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The Value Of “The Oath”

By Steve Simmons, M.D.

When I graduated from the University of Tennessee’s Medical School sixteen years ago, my last act as a student was to take the Oath of Hippocrates with my classmates and 98% of the other medical students graduating in the United States that year.  This oath still resonates within me today and connects me to all physicians reaching back over 2,500 years to the time of Hippocrates.

Implicit in an oath is the understanding that the profession chosen will require more sacrifice than the average vocation, that the occupation’s rewards should be more than a paycheck, and that a paycheck would impart less value than the enrichment gained from nobly serving others.  The high standard which society holds physicians to is still accurately described by the Hippocratic Oath. Regardless of what changes seep into our profession from outside influences, doctors will always be held to the ideals written in the Hippocratic Oath.

When I was a young medical student, the hope that becoming a physician would bring value and meaning to my life was more rewarding than thoughts of job security or financial stability.  This helped propel me and my classmates through many long nights of study.  One sentiment oft-heard in my medical school, and I suspect many medical schools today, was that no one would put up with ‘this’ just for money–usually stated prior to a re-doubling of the effort to get past a particularly challenging task.  Painful physical effort often was required, such as waking at 3AM to make hospital rounds,  or spending 24-hour long shifts stealing naps and bathroom breaks, sometimes even working over 100 hours a week during demanding rotations.  Steven Miles, a physician bioethicist, wrote, “At some level, physicians recognize that a personal revelation of moral commitments is necessary to the practice of medicine.”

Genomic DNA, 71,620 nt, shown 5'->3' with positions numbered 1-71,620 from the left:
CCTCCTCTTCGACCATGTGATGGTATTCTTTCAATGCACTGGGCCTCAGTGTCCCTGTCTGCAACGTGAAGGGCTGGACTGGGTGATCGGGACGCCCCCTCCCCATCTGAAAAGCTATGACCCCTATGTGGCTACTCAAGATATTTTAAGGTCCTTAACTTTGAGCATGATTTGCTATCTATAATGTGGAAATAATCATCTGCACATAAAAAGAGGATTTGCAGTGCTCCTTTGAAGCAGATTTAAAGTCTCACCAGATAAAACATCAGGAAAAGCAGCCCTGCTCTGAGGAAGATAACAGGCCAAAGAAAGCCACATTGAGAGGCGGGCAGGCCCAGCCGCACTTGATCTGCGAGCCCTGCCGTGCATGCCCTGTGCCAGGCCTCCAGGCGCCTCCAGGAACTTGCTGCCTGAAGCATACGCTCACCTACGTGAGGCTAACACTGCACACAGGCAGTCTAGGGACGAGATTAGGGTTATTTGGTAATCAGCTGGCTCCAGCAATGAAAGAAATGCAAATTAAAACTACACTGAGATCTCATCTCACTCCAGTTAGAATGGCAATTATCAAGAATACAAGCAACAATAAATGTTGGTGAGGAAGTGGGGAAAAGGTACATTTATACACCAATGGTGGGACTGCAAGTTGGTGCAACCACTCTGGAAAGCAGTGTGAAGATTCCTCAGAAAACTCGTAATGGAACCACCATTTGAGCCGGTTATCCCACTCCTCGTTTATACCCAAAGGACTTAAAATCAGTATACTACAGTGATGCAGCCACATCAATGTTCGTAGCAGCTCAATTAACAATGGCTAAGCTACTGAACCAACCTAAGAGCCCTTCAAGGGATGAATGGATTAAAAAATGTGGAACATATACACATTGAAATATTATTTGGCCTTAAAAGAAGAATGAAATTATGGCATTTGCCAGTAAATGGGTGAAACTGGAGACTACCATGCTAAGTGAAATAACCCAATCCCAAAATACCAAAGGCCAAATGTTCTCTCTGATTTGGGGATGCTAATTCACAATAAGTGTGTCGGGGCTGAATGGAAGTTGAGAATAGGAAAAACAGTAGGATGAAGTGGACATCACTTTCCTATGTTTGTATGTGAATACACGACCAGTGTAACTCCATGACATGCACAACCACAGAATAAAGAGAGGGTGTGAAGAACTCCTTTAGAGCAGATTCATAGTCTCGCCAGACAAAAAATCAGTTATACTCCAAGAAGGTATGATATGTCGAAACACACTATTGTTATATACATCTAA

I would proffer that few students would endure the sacrifices necessary to graduate without understanding this point.

In Paul Starr’s 1982 book, The Social Transformation of American Medicine, he stated that in the future the goal of the health industry would not be better health, but rather the rate of return on investments. This unfortunately has come to pass.  Arguably, medicine now is controlled by CEOs and other executives in the health industry — individuals who are not expected to take an oath.  Physicians, remaining loyal to the Oath, are an unwitting weak and junior partner in today’s health care industry.  Worse, doctors are now employees, often seen as interchangeable parts with one doctor considered no different than another. Third party providers in the health care industry fail to place any value on the personal interactions between doctor and patient.  It may be better that the CEOs of health insurance companies are not required to take an oath, since many are on record, admitting loyalty to the share-holder alone with profits their first consideration.

Before the Great Depression, only 24% of the U.S. medical school graduates were given the Oath at graduation.  Does this suggest they were less ethical? I don’t think so.  I believe the increased use of the Oath demonstrates a growing awareness on the part of our educators that business has taken a controlling interest in the practice of medicine and that their graduates should be reminded that society still expects them to deliver on the noble promises of the past.  Hippocrates’ Oath helped pry medicine away from superstition and the controlling interests of Greece’s priesthood in the fifth century B.C. Hippocrates plotted a course towards science using inductive reasoning while his Oath anchored his fledgling art on moral truths unassailable even today.  I suspect he would see little difference between those profiting within the priesthood of his day and those monopolizing healthcare today.   He would find familiarity in those putting forth their difficult-to-decode rules of reimbursement, recognizing these rules as intentionally confusing, pejorative, and detrimental to patients and physicians alike while profiting those few in control. 

How would Hippocrates advise today’s students and physicians when shown how monetary realities have finally subsumed us all?  He might remind us that money was not our motivation in pursuing this career and show us how a return to the reverence for our art, embodied by the Oath, could become a modern conveyance to the ideals of the past.  By regaining our reverence for what motivated and guided us through medical school and residency we should find ample courage to do whatever is necessary.  Much is needed to wrest control of today’s broken healthcare system from those making huge profits…. and an oath can remind us why it is important.